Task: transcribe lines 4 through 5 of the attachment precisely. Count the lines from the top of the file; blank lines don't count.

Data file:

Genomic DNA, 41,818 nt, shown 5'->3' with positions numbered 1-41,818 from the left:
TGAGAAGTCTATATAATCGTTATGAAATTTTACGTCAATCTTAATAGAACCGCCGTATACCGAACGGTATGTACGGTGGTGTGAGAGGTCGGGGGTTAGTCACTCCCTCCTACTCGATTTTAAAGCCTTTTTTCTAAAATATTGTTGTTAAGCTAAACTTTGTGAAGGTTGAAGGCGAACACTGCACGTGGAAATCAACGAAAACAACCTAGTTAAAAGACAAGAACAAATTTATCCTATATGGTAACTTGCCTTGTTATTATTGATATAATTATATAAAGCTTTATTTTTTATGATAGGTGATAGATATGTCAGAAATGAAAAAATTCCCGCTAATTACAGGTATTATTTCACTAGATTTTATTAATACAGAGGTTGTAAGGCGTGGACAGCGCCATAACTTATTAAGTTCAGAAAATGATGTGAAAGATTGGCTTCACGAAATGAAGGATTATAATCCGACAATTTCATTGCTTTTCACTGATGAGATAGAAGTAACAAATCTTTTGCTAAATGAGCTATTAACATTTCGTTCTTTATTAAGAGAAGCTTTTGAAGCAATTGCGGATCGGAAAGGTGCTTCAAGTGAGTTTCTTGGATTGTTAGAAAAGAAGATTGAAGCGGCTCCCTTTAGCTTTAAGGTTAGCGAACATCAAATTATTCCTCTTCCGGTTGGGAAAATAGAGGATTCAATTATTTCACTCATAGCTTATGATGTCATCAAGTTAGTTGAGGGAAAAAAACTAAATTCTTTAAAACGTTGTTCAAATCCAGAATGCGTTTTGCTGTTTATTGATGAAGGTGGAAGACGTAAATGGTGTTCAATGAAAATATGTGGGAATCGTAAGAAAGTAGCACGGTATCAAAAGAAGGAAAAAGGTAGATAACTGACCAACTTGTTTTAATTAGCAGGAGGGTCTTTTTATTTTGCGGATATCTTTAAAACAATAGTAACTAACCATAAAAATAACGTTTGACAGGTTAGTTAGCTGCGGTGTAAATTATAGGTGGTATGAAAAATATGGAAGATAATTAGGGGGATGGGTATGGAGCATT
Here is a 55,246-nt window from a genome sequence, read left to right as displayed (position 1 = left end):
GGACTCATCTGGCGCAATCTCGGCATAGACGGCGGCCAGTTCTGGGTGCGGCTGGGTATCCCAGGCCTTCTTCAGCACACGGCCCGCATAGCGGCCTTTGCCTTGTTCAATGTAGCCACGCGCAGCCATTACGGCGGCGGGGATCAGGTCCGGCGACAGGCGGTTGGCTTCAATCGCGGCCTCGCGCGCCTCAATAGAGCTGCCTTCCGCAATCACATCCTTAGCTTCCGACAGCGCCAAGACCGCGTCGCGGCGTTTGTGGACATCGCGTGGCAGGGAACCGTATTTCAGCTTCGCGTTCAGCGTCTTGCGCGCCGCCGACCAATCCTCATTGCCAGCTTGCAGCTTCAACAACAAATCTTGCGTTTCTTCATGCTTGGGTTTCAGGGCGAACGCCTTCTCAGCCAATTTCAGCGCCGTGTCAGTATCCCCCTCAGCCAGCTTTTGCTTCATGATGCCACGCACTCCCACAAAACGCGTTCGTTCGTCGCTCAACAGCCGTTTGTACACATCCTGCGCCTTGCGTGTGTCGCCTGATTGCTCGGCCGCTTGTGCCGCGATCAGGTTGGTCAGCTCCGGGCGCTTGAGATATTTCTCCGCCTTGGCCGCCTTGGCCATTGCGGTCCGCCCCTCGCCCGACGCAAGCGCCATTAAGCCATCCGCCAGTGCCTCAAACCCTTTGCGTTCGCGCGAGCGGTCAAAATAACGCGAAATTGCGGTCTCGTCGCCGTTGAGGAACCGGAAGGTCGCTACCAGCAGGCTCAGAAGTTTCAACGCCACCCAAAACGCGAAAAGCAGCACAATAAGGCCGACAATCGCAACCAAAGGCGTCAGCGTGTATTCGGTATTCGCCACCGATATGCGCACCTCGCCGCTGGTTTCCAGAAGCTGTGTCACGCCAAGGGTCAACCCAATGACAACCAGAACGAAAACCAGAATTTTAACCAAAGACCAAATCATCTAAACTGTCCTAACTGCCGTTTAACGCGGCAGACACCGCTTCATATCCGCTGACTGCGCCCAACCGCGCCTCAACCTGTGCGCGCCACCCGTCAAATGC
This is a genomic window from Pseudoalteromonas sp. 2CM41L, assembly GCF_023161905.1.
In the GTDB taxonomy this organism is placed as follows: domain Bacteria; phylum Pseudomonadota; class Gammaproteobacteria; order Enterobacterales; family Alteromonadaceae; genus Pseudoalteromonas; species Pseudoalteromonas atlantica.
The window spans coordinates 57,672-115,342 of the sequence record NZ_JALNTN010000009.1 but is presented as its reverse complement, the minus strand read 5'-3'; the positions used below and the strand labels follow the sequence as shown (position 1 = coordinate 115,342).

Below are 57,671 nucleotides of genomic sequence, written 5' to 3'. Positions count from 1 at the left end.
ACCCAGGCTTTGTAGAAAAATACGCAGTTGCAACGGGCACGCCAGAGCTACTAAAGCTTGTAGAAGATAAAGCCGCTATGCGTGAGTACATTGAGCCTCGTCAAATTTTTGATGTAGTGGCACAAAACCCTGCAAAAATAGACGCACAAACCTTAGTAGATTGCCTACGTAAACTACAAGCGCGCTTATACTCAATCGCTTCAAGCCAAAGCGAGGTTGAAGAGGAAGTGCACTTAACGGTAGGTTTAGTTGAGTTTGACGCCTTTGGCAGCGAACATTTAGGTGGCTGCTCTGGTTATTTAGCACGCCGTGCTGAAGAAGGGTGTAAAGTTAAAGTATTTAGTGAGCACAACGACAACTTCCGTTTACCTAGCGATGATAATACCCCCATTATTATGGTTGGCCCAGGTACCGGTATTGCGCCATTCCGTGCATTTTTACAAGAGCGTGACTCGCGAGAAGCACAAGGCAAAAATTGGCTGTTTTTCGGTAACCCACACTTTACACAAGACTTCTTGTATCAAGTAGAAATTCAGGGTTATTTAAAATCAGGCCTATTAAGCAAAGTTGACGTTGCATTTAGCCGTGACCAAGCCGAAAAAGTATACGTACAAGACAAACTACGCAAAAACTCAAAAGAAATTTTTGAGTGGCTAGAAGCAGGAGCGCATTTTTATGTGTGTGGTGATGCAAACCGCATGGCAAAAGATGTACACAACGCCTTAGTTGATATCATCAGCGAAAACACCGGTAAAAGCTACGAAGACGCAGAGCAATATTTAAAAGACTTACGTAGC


GGACTCATCTGGCGCAATCTCGGCATAGACGGCGGCCAGTTCTGGGTGCGGCTGGGTATCCCAGGCCTTCTTCAGCACACGGCCCGCATAGCGGCCTTTGCCTTGTTCAATGTAGCCACGCGCAGCCATTACGGCGGCGGGGATCAGGTCCGGCGACAGGCGGTTGGCTTCAATCGCGGCCTCGCGCGCCTCAATAGAGCTGCCTTCCGCAATCACATCCTTAGCTTCCGACAGCGCCAAGACCGCGTCGCGGCGTTTGTGGACATCGCGTGGCAGGGAACCGTATTTCAGCTTCGCGTTCAGCGTCTTGCGCGCCGCCGACCAATCCTCATTGCCAGCTTGCAGCTTCAACAACAAATCTTGCGTTTCTTCATGCTTGGGTTTCAGGGCGAACGCCTTCTCAGCCAATTTCAGCGCCGTGTCAGTATCCCCCTCAGCCAGCTTTTGCTTCATGATGCCACGCACTCCCACAAAACGCGTTCGTTCGTCGCTCAACAGCCGTTTGTACACATCCTGCGCCTTGCGTGTGTCGCCTGATTGCTCGGCCGCTTGTGCCGCGATCAGGTTGGTCAGCTCCGGGCGCTTGAGATATTTCTCCGCCTTGGCCGCCTTGGCCATTGCGGTCCGCCCCTCGCCCGACGCAAGCGCCATTAAGCCATCCGCCAGTGCCTCAAACCCTTTGCGTTCGCGCGAGCGGTCAAAATAACGCGAAATTGCGGTCTCGTCGCCGTTGAGGAACCGGAAGGTCGCTACCAGCAGGCTCAGAAGTTTCAACGCCACCCAAAACGCGAAAAGCAGCACAATAAGGCCGACAATCGCAACCAAAGGCGTCAGCGTGTATTCGGTATTCGCCACCGATATGCGCACCTCGCCGCTGGTTTCCAGAAGCTGTGTCACGCCAAGGGTCAACCCAATGACAACCAGAACGAAAACCAGAATTTTAACCAAAGACCAAATCATCTAAACTGTCCTAACTGCCGTTTAACGCGGCAGACACCGCTTCATATCCGCTGACTGCGCCCAACCGCGCCTCAACCTGTGCGCGCCACCCGTCAAATGC
This is a genomic window from Pseudoalteromonas sp. 2CM41L, assembly GCF_023161905.1.